Extent of alteration, paleomagnetic history, and infrared spectral properties of the Tarda ungrouped carbonaceous chondriteOPEN ACCESS 

H. C. Bates, R. Aspin, C. Y. Fu, C. S. Harrison, E. Feaver, E. Branagan-Harris, A. J. King, J. F. J. Bryson, S. Sridhar, C. I. O. Nichols

MAPS, Version of Record online: 14 June 2024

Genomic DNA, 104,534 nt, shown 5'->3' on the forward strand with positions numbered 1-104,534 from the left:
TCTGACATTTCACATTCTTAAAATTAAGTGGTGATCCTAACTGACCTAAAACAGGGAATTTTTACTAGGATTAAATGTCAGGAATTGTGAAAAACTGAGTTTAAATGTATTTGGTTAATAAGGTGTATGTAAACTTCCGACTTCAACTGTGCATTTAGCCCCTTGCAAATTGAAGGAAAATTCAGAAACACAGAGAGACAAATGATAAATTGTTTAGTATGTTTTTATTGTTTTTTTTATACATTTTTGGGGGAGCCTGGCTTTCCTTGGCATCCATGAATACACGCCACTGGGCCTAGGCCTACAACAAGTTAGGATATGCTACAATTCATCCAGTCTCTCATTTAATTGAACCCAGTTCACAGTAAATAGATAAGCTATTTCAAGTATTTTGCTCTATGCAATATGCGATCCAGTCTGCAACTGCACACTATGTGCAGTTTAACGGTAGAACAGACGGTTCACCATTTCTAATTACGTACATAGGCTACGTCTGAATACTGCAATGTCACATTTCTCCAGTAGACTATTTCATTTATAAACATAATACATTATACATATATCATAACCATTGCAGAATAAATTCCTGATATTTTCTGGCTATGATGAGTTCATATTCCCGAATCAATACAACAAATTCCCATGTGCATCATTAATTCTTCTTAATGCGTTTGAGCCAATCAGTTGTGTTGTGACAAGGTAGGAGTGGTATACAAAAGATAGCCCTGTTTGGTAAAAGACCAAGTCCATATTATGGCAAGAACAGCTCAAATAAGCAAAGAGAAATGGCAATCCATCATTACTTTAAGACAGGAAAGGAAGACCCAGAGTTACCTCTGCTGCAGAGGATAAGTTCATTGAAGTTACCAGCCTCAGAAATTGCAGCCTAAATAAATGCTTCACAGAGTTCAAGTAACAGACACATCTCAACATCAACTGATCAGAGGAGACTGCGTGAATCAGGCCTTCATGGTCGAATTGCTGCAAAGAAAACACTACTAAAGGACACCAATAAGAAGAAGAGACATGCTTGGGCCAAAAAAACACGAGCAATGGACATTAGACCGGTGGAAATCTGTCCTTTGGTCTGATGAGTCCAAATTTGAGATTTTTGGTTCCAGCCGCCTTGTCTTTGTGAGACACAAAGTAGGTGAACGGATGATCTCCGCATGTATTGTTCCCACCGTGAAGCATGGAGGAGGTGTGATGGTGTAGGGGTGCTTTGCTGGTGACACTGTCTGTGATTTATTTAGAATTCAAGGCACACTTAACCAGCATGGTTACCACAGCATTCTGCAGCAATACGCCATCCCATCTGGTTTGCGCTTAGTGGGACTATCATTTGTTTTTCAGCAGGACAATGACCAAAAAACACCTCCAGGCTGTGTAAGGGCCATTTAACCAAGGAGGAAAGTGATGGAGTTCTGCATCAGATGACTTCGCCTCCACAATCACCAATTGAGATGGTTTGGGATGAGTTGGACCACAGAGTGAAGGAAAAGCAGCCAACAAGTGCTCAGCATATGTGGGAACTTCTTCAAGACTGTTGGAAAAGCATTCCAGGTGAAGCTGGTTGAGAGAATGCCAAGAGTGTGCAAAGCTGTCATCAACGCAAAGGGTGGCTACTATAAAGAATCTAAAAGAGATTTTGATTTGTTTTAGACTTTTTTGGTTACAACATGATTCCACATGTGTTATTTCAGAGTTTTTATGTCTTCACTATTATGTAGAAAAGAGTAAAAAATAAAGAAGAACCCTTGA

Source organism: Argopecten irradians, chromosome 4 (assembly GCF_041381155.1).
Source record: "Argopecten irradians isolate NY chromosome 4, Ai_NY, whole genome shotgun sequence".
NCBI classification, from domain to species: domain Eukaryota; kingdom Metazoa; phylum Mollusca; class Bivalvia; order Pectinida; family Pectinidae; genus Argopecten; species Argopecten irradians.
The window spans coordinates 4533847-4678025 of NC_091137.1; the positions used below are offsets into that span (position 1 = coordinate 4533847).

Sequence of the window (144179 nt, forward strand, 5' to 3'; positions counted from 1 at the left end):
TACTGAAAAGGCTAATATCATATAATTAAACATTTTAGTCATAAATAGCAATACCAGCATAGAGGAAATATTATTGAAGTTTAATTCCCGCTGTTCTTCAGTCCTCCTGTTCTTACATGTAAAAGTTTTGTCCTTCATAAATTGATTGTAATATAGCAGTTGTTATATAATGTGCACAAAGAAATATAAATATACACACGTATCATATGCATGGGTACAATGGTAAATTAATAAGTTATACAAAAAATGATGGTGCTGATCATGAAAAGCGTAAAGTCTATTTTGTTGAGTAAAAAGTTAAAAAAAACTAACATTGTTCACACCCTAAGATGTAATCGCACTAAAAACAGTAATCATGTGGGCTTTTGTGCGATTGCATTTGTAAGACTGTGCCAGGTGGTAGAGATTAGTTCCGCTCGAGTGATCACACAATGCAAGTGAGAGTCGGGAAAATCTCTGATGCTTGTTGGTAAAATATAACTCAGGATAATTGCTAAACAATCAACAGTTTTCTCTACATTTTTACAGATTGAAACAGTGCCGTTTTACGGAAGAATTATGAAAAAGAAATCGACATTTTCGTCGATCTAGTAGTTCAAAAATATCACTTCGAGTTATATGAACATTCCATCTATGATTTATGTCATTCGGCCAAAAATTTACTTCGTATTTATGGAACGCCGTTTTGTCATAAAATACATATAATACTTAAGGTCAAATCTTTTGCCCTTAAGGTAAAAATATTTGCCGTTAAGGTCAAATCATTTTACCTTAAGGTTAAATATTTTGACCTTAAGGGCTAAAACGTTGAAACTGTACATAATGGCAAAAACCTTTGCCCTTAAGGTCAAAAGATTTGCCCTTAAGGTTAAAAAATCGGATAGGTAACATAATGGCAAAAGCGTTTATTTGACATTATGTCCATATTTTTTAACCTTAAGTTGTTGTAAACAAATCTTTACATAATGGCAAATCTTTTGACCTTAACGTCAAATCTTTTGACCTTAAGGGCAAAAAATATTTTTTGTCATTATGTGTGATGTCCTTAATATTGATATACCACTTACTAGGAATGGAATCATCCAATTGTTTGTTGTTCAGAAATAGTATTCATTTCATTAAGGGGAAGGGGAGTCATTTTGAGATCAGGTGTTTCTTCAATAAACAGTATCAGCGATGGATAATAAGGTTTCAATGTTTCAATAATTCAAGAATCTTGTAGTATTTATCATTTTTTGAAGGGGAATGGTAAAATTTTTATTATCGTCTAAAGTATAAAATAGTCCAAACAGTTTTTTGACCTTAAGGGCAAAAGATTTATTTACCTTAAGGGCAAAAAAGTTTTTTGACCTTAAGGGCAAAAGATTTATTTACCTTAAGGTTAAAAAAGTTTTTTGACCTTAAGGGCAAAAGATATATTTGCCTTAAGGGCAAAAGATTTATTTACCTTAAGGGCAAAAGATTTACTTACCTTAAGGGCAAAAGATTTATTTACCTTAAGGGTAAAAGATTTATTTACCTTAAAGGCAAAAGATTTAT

“Tarda is an ungrouped, hydrated carbonaceous chondrite (C2-ung) that was seen to fall in Morocco in 2020. Early studies showed that Tarda chemically resembles another ungrouped chondrite, Tagish Lake (C2-ung), which has previously been linked to the dark D-type asteroids. Samples of D-type asteroids provide an important opportunity to investigate primitive conditions in the outer solar system. We show that Tarda contains few intact chondrules and refractory inclusions and that its composition is dominated by secondary Mg-rich phyllosilicates (>70 vol%), carbonates, oxides, and Fe-sulfides that formed during extensive water–rock reactions. Quantitative assessment of first-order reversal curve (FORC) diagrams shows that Tarda’s magnetic mineralogy (i.e., framboidal magnetite) is comparable to that of the CI chondrites and differs notably from that of most CM chondrites. These traits support a common formation process for magnetite in Tarda and the CI chondrites. Furthermore, Tarda’s pre-terrestrial paleomagnetic remanence is similar to that of Tagish Lake and samples returned from asteroid Ryugu, with a very weak paleointensity (<0.6 μT) suggesting that Tarda’s parent body accreted more distally than that of the CM chondrites, possibly at a distance of >5.4–8.3 AU. An origin in the cold, outer regions of the solar system is further supported by the presence of distinct, porous clasts enriched in aliphatic-rich organics that potentially retain a pristine interstellar composition. Together, our observations support a genetic relationship between Tarda and Tagish Lake.”